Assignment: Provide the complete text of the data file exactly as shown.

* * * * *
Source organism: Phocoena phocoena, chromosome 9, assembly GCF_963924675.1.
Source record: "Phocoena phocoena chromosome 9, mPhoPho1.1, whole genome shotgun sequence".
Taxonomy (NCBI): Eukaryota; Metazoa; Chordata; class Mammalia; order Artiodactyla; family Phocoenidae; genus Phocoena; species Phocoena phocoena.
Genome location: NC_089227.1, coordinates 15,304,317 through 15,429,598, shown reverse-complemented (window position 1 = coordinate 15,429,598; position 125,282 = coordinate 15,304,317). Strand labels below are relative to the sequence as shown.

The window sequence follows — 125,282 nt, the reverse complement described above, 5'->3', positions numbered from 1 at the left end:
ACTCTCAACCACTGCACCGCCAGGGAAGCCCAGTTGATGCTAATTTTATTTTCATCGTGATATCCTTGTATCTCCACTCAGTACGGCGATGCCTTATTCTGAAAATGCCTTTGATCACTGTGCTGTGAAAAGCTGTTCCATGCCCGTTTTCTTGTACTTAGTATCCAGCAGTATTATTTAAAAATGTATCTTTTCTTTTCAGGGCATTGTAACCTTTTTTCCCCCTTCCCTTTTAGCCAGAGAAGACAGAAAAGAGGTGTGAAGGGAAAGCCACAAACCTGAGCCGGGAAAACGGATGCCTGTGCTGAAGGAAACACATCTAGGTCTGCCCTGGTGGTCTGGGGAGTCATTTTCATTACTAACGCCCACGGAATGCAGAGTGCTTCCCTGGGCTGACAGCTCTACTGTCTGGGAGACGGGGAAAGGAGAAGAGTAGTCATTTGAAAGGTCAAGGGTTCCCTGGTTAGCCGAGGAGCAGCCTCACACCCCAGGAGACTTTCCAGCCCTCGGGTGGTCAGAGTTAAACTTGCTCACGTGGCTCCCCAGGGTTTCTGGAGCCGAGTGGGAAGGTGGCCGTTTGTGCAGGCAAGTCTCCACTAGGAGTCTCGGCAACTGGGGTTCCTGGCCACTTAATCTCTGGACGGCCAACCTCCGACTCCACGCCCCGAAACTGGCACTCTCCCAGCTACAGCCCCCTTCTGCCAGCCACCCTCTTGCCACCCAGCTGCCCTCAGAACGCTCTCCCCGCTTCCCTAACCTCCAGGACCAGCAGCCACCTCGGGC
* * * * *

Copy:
Source organism: Phocoena phocoena, chromosome 9, assembly GCF_963924675.1.
Source record: "Phocoena phocoena chromosome 9, mPhoPho1.1, whole genome shotgun sequence".
Taxonomy (NCBI): Eukaryota; Metazoa; Chordata; class Mammalia; order Artiodactyla; family Phocoenidae; genus Phocoena; species Phocoena phocoena.
Genome location: NC_089227.1, coordinates 15,304,317 through 15,429,598, shown reverse-complemented (window position 1 = coordinate 15,429,598; position 125,282 = coordinate 15,304,317). Strand labels below are relative to the sequence as shown.

The window sequence follows — 125,282 nt, the reverse complement described above, 5'->3', positions numbered from 1 at the left end:
ACTCTCAACCACTGCACCGCCAGGGAAGCCCAGTTGATGCTAATTTTATTTTCATCGTGATATCCTTGTATCTCCACTCAGTACGGCGATGCCTTATTCTGAAAATGCCTTTGATCACTGTGCTGTGAAAAGCTGTTCCATGCCCGTTTTCTTGTACTTAGTATCCAGCAGTATTATTTAAAAATGTATCTTTTCTTTTCAGGGCATTGTAACCTTTTTTCCCCCTTCCCTTTTAGCCAGAGAAGACAGAAAAGAGGTGTGAAGGGAAAGCCACAAACCTGAGCCGGGAAAACGGATGCCTGTGCTGAAGGAAACACATCTAGGTCTGCCCTGGTGGTCTGGGGAGTCATTTTCATTACTAACGCCCACGGAATGCAGAGTGCTTCCCTGGGCTGACAGCTCTACTGTCTGGGAGACGGGGAAAGGAGAAGAGTAGTCATTTGAAAGGTCAAGGGTTCCCTGGTTAGCCGAGGAGCAGCCTCACACCCCAGGAGACTTTCCAGCCCTCGGGTGGTCAGAGTTAAACTTGCTCACGTGGCTCCCCAGGGTTTCTGGAGCCGAGTGGGAAGGTGGCCGTTTGTGCAGGCAAGTCTCCACTAGGAGTCTCGGCAACTGGGGTTCCTGGCCACTTAATCTCTGGACGGCCAACCTCCGACTCCACGCCCCGAAACTGGCACTCTCCCAGCTACAGCCCCCTTCTGCCAGCCACCCTCTTGCCACCCAGCTGCCCTCAGAACGCTCTCCCCGCTTCCCTAACCTCCAGGACCAGCAGCCACCTCGGGC